India drops to 140th rank in World Freedom Index, lowest since 2002

Author(s): Harish K. MongaThe Author. ·         Violence against Journalists and Netizens behind fall  ·         Media must introduce an internal scheme of checks and balances   Freedom of the press or freedom of the media is the freedom...

India drops to 140th rank in World Freedom Index, lowest since 2002

The Author.

·         Violence against Journalists and Netizens behind fall 

·         Media must introduce an internal scheme of checks and balances 

 Freedom of the press or freedom of the media is the freedom of communication and expression through mediums including various electronic media and published materials. While such freedom mostly implies the absence of interference from an overreaching state, its preservation may be sought through constitutional or other legal protections.

India has dropped nine places to the 140th rank in the list of 179 countries in the latest World Press Freedom Index and it is the lowest for the "world's biggest democracy" since 2002.

As last year, the list is topped by three European countries – Finland, Netherlands and Norway.  Turkmenistan, North Korea and Eritrea continue to be at the bottom of the list as has been in the last three years. China (173rd, +1) shows no sign of improving. Its prisons still hold many journalists and netizens (A user of the Internet, esp. a habitual or avid one, while increasingly unpopular Internet censorship continues to be a major obstacle to access information.

In fact, the Press Freedom Index published by Reporters Without Borders does not take direct account of the kind of political system but it is clear that democracies provide better protection for the freedom to produce and circulate accurate news and information than countries where human rights are flouted according to Reporters Without Borders secretary-general Christophe Deloire.

Press is considered to have duty towards the society not only to educate, cultivate and reflect public opinion but also to raise its voice against things which are wrong and likely to hurt the public, their rights and welfare. It serves as the watchdog of the society and keeps an eye on everything.

Today, the media in India largely free to write and show what it wants but with certain restrictions, as per the provisions of the Constitution of India.  This freedom has been achieved mainly due to four factors:

Firstly, the people’s support for a vibrant, fearless and free media has been essential.  Secondly, the journalist community has struggled for a free media over the past many decades.  Third factor is globalisation and the media boom. Fourthly, technological innovations in the media field.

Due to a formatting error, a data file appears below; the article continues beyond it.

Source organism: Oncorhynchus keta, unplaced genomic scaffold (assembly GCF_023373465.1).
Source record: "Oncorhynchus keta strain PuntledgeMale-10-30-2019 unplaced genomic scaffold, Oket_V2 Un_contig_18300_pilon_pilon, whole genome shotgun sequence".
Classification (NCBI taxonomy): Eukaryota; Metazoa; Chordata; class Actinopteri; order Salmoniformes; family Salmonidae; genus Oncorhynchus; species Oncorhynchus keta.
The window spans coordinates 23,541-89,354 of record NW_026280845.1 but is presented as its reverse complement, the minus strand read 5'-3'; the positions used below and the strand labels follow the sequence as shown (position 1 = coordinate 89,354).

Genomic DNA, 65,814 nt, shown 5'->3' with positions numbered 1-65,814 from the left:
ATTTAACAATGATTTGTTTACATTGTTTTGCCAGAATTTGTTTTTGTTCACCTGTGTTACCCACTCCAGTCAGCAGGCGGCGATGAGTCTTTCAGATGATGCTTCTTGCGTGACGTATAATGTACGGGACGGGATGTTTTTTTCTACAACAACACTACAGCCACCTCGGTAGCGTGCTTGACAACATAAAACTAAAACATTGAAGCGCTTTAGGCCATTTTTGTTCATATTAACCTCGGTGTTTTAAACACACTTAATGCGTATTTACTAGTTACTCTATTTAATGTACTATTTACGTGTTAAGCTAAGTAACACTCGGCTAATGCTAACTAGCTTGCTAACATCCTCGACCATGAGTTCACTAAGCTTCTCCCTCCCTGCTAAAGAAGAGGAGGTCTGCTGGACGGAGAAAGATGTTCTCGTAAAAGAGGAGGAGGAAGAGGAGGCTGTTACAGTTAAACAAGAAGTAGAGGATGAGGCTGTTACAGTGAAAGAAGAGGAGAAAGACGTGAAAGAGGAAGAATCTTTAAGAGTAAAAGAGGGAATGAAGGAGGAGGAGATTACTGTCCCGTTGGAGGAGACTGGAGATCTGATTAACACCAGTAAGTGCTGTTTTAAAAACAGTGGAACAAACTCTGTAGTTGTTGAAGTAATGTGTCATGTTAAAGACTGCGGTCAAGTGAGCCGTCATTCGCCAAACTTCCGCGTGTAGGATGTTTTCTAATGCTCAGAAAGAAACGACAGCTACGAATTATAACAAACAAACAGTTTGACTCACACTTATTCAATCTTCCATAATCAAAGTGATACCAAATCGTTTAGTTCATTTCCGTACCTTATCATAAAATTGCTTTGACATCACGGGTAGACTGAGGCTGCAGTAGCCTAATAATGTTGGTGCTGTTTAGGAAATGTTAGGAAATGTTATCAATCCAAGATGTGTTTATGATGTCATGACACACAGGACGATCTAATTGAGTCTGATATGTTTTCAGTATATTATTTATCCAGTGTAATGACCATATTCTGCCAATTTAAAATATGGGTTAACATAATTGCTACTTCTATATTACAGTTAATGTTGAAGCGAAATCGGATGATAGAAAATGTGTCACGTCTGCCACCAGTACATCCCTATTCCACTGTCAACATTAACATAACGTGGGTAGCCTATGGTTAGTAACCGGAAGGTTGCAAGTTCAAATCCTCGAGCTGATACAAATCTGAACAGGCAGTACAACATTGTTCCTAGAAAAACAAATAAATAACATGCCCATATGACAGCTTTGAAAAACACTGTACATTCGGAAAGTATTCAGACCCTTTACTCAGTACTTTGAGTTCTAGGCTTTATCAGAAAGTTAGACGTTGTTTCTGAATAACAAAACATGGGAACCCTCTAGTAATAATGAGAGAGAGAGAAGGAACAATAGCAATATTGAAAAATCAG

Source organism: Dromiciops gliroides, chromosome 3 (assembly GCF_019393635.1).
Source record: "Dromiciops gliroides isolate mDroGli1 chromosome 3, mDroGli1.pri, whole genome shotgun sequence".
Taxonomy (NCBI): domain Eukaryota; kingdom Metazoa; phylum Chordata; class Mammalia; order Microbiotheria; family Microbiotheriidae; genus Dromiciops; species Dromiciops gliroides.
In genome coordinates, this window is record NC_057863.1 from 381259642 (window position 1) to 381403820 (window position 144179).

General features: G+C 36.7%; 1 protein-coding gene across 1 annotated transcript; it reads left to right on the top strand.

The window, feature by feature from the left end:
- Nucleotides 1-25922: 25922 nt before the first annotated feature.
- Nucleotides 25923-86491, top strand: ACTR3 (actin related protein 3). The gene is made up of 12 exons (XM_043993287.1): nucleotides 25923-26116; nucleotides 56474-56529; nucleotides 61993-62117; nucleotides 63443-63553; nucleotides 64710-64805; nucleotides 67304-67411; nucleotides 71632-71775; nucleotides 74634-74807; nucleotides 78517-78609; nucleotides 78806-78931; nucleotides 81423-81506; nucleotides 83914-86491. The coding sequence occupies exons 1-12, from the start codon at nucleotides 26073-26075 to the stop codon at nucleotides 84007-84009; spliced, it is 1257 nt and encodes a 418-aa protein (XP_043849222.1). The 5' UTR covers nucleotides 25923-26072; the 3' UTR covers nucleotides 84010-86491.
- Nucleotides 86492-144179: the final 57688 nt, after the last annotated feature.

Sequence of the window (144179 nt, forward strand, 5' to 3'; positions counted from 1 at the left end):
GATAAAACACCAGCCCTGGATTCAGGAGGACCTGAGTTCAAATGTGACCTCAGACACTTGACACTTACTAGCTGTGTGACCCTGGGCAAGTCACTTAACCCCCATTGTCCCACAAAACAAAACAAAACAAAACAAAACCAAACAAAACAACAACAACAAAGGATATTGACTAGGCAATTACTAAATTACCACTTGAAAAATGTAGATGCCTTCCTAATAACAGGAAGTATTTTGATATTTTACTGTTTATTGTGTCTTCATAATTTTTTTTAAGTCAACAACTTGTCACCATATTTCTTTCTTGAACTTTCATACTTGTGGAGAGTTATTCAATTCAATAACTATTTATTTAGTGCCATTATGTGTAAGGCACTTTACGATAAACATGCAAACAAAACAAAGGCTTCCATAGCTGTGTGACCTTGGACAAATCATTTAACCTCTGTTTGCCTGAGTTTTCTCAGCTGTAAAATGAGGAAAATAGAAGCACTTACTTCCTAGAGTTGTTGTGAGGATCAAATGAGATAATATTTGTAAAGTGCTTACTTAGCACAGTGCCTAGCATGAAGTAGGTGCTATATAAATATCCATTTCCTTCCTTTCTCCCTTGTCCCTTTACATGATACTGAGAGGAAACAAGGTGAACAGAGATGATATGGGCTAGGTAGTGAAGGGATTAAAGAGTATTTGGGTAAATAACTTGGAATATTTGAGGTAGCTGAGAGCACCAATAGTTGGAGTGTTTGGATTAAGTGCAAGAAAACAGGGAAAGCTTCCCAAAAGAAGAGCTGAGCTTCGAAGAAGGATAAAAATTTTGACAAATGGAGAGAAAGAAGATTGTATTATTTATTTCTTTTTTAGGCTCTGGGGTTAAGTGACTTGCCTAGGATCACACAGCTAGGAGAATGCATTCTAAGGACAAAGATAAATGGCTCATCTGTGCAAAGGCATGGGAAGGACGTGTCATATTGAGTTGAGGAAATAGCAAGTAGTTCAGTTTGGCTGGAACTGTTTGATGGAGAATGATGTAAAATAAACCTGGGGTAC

The emergence of new information and communication technologies has been instrumental in helping the media to achieve its present-day freedom. The objective of media freedom can be realised only when the public trust and confidence reposed in the media is respected and protected by the media itself by acting as a true watchdog, keeping an eye on the government on behalf of the public.

The silent consent and mandate of the public to the media grants the latter absolute power to inquire and question the government actions on the people’s behalf.

In dictatorships, news providers and their families are exposed to ruthless reprisals, while in democracies news providers have to cope with the media's economic crises and conflicts of interest. While their situation is not always comparable, we should pay tribute to all those who resist pressure.

According to the report, in almost all parts of the world, influential countries including India that are regarded as "regional models" have fallen in the index.

The Indian Constitution, while not mentioning the word "press", provides for "the right to freedom of speech and expression" (Article 19(1) a). However this right is subject to restrictions under sub clause (2), whereby this freedom can be restricted for reasons of "sovereignty and integrity of India, the security of the State, friendly relations with foreign States, public order, preserving decency, preserving morality, in relation to contempt, court, defamation, or incitement to an offense.

Laws such as the Official Secrets Act and Prevention of Terrorist Activities Act (PoTA) have been used to limit press freedom. Under PoTA, person could be detained for up to six months for being in contact with a terrorist or terrorist group. PoTA was repealed in 2006, but the Official Secrets Act 1923 continues.

In India, the "world's biggest democracy", the authorities insist on censoring the Web and imposing more and more taboos, while violence against journalists goes unpunished and the regions of Kashmir and Chhattisgarh become increasingly isolated.

A free media is always an indicator of the rank of countries in the comity of nations. Media has been given power in India, and it would do well not to abuse it. The media, as an institution and fourth estate, is accountable to the public and responsible for its actions.

Media practitioners should stop thinking they are above the law. Media must introduce an internal scheme of checks and balances though this is an uphill task.

(Disclaimer: The views expressed by the author in this article are his own and do not necessarily reflect the views of City Air News.)

Thursday, January 31, 2013